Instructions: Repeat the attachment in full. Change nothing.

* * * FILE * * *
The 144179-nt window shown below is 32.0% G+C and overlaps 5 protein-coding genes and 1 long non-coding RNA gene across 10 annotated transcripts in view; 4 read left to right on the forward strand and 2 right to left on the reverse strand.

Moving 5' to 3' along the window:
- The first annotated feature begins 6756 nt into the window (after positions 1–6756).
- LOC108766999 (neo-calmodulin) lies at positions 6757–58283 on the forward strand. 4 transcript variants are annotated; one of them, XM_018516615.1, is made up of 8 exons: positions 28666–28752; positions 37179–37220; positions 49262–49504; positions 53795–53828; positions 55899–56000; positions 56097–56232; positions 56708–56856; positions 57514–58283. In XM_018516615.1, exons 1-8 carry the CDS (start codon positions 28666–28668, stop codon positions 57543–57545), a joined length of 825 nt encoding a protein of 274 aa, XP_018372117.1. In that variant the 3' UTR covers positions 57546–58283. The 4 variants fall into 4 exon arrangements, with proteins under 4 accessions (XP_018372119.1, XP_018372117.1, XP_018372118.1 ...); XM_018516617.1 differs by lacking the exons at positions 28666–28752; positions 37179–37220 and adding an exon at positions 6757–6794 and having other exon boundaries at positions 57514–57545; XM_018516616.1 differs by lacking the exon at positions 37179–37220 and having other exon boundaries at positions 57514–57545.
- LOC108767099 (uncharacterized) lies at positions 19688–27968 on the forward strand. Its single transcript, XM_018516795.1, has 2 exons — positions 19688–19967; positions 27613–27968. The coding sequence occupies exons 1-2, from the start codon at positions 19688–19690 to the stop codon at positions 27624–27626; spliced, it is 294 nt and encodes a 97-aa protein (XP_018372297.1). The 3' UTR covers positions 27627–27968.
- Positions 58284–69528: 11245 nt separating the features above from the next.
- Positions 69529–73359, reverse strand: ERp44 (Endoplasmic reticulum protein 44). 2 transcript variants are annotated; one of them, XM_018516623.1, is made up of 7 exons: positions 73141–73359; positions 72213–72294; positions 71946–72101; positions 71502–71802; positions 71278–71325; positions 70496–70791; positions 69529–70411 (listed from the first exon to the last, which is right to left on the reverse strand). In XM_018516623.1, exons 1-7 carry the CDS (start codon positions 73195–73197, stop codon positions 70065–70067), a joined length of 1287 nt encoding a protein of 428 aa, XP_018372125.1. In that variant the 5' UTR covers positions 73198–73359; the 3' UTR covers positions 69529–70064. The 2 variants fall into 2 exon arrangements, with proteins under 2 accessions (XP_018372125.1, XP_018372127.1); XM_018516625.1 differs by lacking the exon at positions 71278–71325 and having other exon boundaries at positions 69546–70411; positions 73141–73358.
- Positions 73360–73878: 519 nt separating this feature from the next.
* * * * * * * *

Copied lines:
The 144179-nt window shown below is 32.0% G+C and overlaps 5 protein-coding genes and 1 long non-coding RNA gene across 10 annotated transcripts in view; 4 read left to right on the forward strand and 2 right to left on the reverse strand.

Moving 5' to 3' along the window:
- The first annotated feature begins 6756 nt into the window (after positions 1–6756).
- LOC108766999 (neo-calmodulin) lies at positions 6757–58283 on the forward strand. 4 transcript variants are annotated; one of them, XM_018516615.1, is made up of 8 exons: positions 28666–28752; positions 37179–37220; positions 49262–49504; positions 53795–53828; positions 55899–56000; positions 56097–56232; positions 56708–56856; positions 57514–58283. In XM_018516615.1, exons 1-8 carry the CDS (start codon positions 28666–28668, stop codon positions 57543–57545), a joined length of 825 nt encoding a protein of 274 aa, XP_018372117.1. In that variant the 3' UTR covers positions 57546–58283. The 4 variants fall into 4 exon arrangements, with proteins under 4 accessions (XP_018372119.1, XP_018372117.1, XP_018372118.1 ...); XM_018516617.1 differs by lacking the exons at positions 28666–28752; positions 37179–37220 and adding an exon at positions 6757–6794 and having other exon boundaries at positions 57514–57545; XM_018516616.1 differs by lacking the exon at positions 37179–37220 and having other exon boundaries at positions 57514–57545.
- LOC108767099 (uncharacterized) lies at positions 19688–27968 on the forward strand. Its single transcript, XM_018516795.1, has 2 exons — positions 19688–19967; positions 27613–27968. The coding sequence occupies exons 1-2, from the start codon at positions 19688–19690 to the stop codon at positions 27624–27626; spliced, it is 294 nt and encodes a 97-aa protein (XP_018372297.1). The 3' UTR covers positions 27627–27968.
- Positions 58284–69528: 11245 nt separating the features above from the next.
- Positions 69529–73359, reverse strand: ERp44 (Endoplasmic reticulum protein 44). 2 transcript variants are annotated; one of them, XM_018516623.1, is made up of 7 exons: positions 73141–73359; positions 72213–72294; positions 71946–72101; positions 71502–71802; positions 71278–71325; positions 70496–70791; positions 69529–70411 (listed from the first exon to the last, which is right to left on the reverse strand). In XM_018516623.1, exons 1-7 carry the CDS (start codon positions 73195–73197, stop codon positions 70065–70067), a joined length of 1287 nt encoding a protein of 428 aa, XP_018372125.1. In that variant the 5' UTR covers positions 73198–73359; the 3' UTR covers positions 69529–70064. The 2 variants fall into 2 exon arrangements, with proteins under 2 accessions (XP_018372125.1, XP_018372127.1); XM_018516625.1 differs by lacking the exon at positions 71278–71325 and having other exon boundaries at positions 69546–70411; positions 73141–73358.
- Positions 73360–73878: 519 nt separating this feature from the next.